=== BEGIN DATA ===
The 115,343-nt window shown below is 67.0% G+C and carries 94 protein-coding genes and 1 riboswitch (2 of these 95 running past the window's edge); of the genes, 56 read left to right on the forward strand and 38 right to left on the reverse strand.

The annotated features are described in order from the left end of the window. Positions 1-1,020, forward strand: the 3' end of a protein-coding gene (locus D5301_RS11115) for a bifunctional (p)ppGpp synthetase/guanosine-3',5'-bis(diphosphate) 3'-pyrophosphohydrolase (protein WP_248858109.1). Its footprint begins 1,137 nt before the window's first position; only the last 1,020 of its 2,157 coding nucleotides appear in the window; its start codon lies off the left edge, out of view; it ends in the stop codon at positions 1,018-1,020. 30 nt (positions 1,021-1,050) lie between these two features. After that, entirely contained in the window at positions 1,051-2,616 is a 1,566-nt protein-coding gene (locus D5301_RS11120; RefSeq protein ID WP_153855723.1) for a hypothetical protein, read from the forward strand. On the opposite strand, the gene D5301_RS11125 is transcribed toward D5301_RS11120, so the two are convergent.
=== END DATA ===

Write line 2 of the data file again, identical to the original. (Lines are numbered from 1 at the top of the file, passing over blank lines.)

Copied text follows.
The annotated features are described in order from the left end of the window. Positions 1-1,020, forward strand: the 3' end of a protein-coding gene (locus D5301_RS11115) for a bifunctional (p)ppGpp synthetase/guanosine-3',5'-bis(diphosphate) 3'-pyrophosphohydrolase (protein WP_248858109.1). Its footprint begins 1,137 nt before the window's first position; only the last 1,020 of its 2,157 coding nucleotides appear in the window; its start codon lies off the left edge, out of view; it ends in the stop codon at positions 1,018-1,020. 30 nt (positions 1,021-1,050) lie between these two features. After that, entirely contained in the window at positions 1,051-2,616 is a 1,566-nt protein-coding gene (locus D5301_RS11120; RefSeq protein ID WP_153855723.1) for a hypothetical protein, read from the forward strand. On the opposite strand, the gene D5301_RS11125 is transcribed toward D5301_RS11120, so the two are convergent.